“The German government has taken a critical step to ensure that companies operate responsibly,” said Juliane Kippenberg, associate director, children's rights division, at Human Rights Watch. “Respect for human rights in global supply chains is not something that should be optional.”
This news comes at a time when global corporations are already being pushed towards environmental, social and governance (ESG) compliance, with a massive drive to reduce Scope 1, 2, and 3 carbon emissions from their supply chain operations and a concerted effort to avoid suppliers and manufacturers that do not meet the standards that industry-leading companies are now expected to meet.
Who will the new law affect?
With Germany’s new legislation, organisations that fail to meet the rules and regulations could be forced to pay fines potentially equivalent to 2% of their annual global turnover. However, it isn’t applicable to all.
According to Reuters, under the act, companies above a certain size will be forced to establish set due diligence procedures that prevent the abuses; from 2023, only companies with more than 3,000 employees in Germany will be affected. From 2024, the rules will expand to companies with more than 1,000 employees.
Statistics from within the country suggest that the first stage of this regulation rollout will affect 900 companies, while the second stage will put 4,800 companies under the spotlight. The bill will also enable the government to temporarily exclude from public tenders companies that receive fines in excess of €175,000.
“Incalculable risks arise for companies,” said Joachim Lang, general manager at the Federation of German Industry. A word of warning from a respected leader, at a time when industry lobby groups and wholesale businesses fear that the new law increases bureaucracy and suggest that price rises may be inbound.
The Take of German Giants
After looking at the incoming legislation, Daimler AG, known more commonly as the automotive giant Mercedes-Benz, a company which, should there happen to be any ESG-compliance issues along its multinational supply chain, would pay a hefty fee, is welcoming of the push for change but hesitant about certain aspects of the bill.
“Daimler's position is: The respect for human rights is a central aspect of our sustainable business strategy. We, therefore, welcome the progress made on the Supply Chain Act. Although the regulations are very ambitious, the proposed legislation has a sound approach overall. It is based on internationally recognised human rights and on international agreements. And it gives companies more legal certainty in an area that has so far only been partially regulated.
Supply chains are not "chains" but rather exceedingly complex networks: Daimler alone has over 60,000 direct suppliers - and many more sub-suppliers. For this reason, we also consider the proposed risk-based gradual model to be sensible. The responsibility of the companies lies primarily in their own business area and with their direct suppliers. Companies must then take action in the deeper supply chain if there are concrete indications of human rights violations. Daimler AG already does that today.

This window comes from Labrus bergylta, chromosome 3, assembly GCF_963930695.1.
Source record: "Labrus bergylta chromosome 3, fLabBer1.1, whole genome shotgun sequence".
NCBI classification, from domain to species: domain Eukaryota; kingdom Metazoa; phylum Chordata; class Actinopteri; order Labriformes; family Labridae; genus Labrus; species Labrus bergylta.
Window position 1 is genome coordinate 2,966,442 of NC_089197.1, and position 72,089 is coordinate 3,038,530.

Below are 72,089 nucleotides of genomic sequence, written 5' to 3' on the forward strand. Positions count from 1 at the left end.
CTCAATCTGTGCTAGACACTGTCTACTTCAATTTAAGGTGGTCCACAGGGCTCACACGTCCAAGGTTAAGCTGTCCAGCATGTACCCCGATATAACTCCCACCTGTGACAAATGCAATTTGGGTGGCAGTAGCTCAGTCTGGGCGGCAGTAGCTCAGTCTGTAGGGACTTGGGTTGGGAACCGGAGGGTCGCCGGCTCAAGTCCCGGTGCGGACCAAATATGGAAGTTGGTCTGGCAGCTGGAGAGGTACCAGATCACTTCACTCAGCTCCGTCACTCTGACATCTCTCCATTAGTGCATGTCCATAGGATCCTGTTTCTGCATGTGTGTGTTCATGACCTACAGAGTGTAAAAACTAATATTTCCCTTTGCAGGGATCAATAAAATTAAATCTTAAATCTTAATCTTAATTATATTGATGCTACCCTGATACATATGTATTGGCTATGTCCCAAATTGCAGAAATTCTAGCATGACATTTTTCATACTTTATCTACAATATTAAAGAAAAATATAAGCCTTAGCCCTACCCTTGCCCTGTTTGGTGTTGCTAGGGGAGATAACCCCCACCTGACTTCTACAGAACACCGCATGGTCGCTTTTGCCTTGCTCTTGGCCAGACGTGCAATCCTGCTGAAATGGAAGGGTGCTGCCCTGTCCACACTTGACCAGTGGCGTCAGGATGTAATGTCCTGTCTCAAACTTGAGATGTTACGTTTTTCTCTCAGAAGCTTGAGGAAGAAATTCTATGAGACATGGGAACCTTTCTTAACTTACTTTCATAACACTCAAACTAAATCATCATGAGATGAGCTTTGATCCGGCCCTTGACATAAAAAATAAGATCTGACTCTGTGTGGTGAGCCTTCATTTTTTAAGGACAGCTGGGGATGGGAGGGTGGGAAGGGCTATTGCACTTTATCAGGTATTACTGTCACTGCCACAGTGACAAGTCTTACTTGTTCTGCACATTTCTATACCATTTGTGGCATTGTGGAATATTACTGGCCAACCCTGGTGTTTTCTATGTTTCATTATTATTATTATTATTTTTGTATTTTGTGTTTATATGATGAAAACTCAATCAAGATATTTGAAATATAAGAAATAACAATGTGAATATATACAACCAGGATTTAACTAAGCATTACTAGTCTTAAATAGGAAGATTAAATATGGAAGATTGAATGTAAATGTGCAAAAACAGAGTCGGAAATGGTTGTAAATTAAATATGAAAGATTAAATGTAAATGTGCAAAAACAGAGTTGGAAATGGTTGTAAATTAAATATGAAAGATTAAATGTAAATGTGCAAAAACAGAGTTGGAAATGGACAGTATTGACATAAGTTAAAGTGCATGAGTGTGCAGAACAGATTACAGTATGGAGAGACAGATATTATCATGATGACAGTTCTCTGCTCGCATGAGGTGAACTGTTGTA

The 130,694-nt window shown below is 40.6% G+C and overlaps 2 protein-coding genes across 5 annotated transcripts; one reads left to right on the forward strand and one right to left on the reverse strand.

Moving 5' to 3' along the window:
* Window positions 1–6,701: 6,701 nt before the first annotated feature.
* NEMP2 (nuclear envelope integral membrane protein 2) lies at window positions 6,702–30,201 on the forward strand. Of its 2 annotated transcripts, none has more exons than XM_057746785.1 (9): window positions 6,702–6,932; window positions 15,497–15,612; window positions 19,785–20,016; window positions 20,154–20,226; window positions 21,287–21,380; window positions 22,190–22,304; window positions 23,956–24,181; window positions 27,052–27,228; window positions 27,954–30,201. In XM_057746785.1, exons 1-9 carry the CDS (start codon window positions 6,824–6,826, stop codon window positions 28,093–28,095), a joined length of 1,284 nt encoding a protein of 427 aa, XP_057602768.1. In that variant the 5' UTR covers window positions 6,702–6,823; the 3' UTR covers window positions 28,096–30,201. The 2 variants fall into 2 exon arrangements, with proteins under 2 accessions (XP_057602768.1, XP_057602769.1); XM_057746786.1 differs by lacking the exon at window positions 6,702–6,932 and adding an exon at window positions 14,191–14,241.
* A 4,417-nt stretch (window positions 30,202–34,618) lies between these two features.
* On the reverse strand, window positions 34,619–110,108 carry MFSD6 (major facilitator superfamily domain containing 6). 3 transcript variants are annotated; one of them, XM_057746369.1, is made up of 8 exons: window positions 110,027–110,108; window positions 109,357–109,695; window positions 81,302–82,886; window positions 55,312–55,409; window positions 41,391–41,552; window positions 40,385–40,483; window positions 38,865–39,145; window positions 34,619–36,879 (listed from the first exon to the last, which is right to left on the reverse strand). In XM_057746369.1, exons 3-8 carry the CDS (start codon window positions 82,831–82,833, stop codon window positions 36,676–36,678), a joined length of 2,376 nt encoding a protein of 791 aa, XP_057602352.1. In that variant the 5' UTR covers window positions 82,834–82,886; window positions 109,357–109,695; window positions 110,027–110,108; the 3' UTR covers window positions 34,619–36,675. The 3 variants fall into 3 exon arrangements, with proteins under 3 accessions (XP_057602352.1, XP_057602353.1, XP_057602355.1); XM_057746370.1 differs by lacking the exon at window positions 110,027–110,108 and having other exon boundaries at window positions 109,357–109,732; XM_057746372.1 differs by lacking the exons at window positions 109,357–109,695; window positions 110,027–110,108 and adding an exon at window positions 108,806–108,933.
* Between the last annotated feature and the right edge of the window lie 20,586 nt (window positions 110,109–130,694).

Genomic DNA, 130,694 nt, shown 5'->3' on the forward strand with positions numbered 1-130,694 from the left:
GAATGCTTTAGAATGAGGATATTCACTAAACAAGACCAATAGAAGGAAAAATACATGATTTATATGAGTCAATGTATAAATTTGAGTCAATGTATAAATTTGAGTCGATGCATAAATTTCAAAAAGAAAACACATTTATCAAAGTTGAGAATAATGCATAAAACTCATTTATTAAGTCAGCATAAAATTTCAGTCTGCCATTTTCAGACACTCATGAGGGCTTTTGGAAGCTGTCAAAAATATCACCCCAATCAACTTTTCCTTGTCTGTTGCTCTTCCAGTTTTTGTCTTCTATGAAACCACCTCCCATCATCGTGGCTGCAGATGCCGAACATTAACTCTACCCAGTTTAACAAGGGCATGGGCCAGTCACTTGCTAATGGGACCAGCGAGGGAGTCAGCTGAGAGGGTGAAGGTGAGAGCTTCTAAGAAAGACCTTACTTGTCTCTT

Even though we support the proposed legislation in principle, we consider some aspects to be critical, e.g. the planned fines of up to 2% of the average annual turnover. Instead of threats of sanctions, we consider concrete measures, which companies must take in the event of deficits, to be more expedient. In addition, certain wordings are still vague and leave room for interpretation. Terms such as, e.g. "fair standard of living" should be phrased precisely in order to create legal certainty. Furthermore, documentation and reporting requirements should not lead to unnecessary bureaucracy and should be harmonised with existing rules. On the one hand, this does not help the people on the ground, and on the other hand, it puts a burden on the companies – and the implementation can pose substantial challenges for smaller companies in particular.”
This law is arguably one of the most important developments in the supply chain space so far this year. But it must be remembered that changes do not and will not happen at the push of a button and that democratic principles should be applied to the discussion prior to enshrining legislation into tablature. Environmental and human rights advocacy is a hike, not a brisk walk around the park ─ so, for German companies, it’s time to get their boots on the ground and start assessing their global, interconnected supply chain operations. And, hopefully, they’ll set a stellar example for the rest of us.